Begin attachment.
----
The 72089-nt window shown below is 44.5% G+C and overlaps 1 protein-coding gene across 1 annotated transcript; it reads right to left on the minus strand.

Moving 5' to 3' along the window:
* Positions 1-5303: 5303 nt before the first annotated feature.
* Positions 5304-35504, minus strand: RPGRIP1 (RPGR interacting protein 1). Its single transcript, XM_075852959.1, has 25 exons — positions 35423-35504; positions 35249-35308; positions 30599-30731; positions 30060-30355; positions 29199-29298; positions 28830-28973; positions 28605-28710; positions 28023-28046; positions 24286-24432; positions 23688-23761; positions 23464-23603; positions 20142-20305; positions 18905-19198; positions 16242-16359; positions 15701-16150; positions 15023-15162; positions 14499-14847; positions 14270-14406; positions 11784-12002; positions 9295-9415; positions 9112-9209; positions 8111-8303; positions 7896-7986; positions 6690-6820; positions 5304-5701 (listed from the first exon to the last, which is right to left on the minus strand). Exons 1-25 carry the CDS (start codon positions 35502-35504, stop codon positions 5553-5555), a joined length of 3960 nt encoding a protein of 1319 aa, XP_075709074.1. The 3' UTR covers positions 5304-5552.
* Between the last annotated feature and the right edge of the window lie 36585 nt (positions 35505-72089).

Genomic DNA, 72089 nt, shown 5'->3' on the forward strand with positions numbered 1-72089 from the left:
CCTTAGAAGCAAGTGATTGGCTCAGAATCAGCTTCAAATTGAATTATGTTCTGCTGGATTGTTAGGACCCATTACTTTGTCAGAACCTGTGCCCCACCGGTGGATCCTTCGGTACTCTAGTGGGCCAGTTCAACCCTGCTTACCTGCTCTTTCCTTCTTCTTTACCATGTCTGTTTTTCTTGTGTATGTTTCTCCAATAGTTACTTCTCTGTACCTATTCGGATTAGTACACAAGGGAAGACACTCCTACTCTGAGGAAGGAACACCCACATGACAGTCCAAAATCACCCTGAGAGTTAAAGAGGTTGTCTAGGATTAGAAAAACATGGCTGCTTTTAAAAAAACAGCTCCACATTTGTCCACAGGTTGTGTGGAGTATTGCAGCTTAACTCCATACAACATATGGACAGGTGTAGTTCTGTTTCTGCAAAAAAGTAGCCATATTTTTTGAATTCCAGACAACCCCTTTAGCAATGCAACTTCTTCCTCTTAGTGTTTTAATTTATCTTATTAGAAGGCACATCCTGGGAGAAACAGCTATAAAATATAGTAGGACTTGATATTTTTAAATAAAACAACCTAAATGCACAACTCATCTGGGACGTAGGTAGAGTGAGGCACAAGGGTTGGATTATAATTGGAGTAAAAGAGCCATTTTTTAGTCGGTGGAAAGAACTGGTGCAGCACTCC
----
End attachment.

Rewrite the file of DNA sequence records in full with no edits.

The 72089-nt window shown below is 44.5% G+C and overlaps 1 protein-coding gene across 1 annotated transcript; it reads right to left on the minus strand.

Moving 5' to 3' along the window:
* Positions 1-5303: 5303 nt before the first annotated feature.
* Positions 5304-35504, minus strand: RPGRIP1 (RPGR interacting protein 1). Its single transcript, XM_075852959.1, has 25 exons — positions 35423-35504; positions 35249-35308; positions 30599-30731; positions 30060-30355; positions 29199-29298; positions 28830-28973; positions 28605-28710; positions 28023-28046; positions 24286-24432; positions 23688-23761; positions 23464-23603; positions 20142-20305; positions 18905-19198; positions 16242-16359; positions 15701-16150; positions 15023-15162; positions 14499-14847; positions 14270-14406; positions 11784-12002; positions 9295-9415; positions 9112-9209; positions 8111-8303; positions 7896-7986; positions 6690-6820; positions 5304-5701 (listed from the first exon to the last, which is right to left on the minus strand). Exons 1-25 carry the CDS (start codon positions 35502-35504, stop codon positions 5553-5555), a joined length of 3960 nt encoding a protein of 1319 aa, XP_075709074.1. The 3' UTR covers positions 5304-5552.
* Between the last annotated feature and the right edge of the window lie 36585 nt (positions 35505-72089).

Genomic DNA, 72089 nt, shown 5'->3' on the forward strand with positions numbered 1-72089 from the left:
CCTTAGAAGCAAGTGATTGGCTCAGAATCAGCTTCAAATTGAATTATGTTCTGCTGGATTGTTAGGACCCATTACTTTGTCAGAACCTGTGCCCCACCGGTGGATCCTTCGGTACTCTAGTGGGCCAGTTCAACCCTGCTTACCTGCTCTTTCCTTCTTCTTTACCATGTCTGTTTTTCTTGTGTATGTTTCTCCAATAGTTACTTCTCTGTACCTATTCGGATTAGTACACAAGGGAAGACACTCCTACTCTGAGGAAGGAACACCCACATGACAGTCCAAAATCACCCTGAGAGTTAAAGAGGTTGTCTAGGATTAGAAAAACATGGCTGCTTTTAAAAAAACAGCTCCACATTTGTCCACAGGTTGTGTGGAGTATTGCAGCTTAACTCCATACAACATATGGACAGGTGTAGTTCTGTTTCTGCAAAAAAGTAGCCATATTTTTTGAATTCCAGACAACCCCTTTAGCAATGCAACTTCTTCCTCTTAGTGTTTTAATTTATCTTATTAGAAGGCACATCCTGGGAGAAACAGCTATAAAATATAGTAGGACTTGATATTTTTAAATAAAACAACCTAAATGCACAACTCATCTGGGACGTAGGTAGAGTGAGGCACAAGGGTTGGATTATAATTGGAGTAAAAGAGCCATTTTTTAGTCGGTGGAAAGAACTGGTGCAGCACTCC